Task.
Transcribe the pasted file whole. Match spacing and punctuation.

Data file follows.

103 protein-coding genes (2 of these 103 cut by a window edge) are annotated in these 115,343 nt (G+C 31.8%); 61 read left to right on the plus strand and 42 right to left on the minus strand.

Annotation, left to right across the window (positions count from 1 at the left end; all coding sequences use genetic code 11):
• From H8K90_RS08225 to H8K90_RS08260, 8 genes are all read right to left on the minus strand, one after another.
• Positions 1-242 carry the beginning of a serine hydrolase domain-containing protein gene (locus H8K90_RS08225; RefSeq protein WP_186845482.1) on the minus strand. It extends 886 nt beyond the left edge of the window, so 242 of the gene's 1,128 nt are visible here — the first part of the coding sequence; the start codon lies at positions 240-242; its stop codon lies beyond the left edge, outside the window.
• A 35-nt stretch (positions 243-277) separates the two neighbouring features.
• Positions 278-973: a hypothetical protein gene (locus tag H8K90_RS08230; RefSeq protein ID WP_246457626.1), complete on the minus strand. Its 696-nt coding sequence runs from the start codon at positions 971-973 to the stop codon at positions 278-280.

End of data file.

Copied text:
103 protein-coding genes (2 of these 103 cut by a window edge) are annotated in these 115,343 nt (G+C 31.8%); 61 read left to right on the plus strand and 42 right to left on the minus strand.

Annotation, left to right across the window (positions count from 1 at the left end; all coding sequences use genetic code 11):
• From H8K90_RS08225 to H8K90_RS08260, 8 genes are all read right to left on the minus strand, one after another.
• Positions 1-242 carry the beginning of a serine hydrolase domain-containing protein gene (locus H8K90_RS08225; RefSeq protein WP_186845482.1) on the minus strand. It extends 886 nt beyond the left edge of the window, so 242 of the gene's 1,128 nt are visible here — the first part of the coding sequence; the start codon lies at positions 240-242; its stop codon lies beyond the left edge, outside the window.
• A 35-nt stretch (positions 243-277) separates the two neighbouring features.
• Positions 278-973: a hypothetical protein gene (locus tag H8K90_RS08230; RefSeq protein ID WP_246457626.1), complete on the minus strand. Its 696-nt coding sequence runs from the start codon at positions 971-973 to the stop codon at positions 278-280.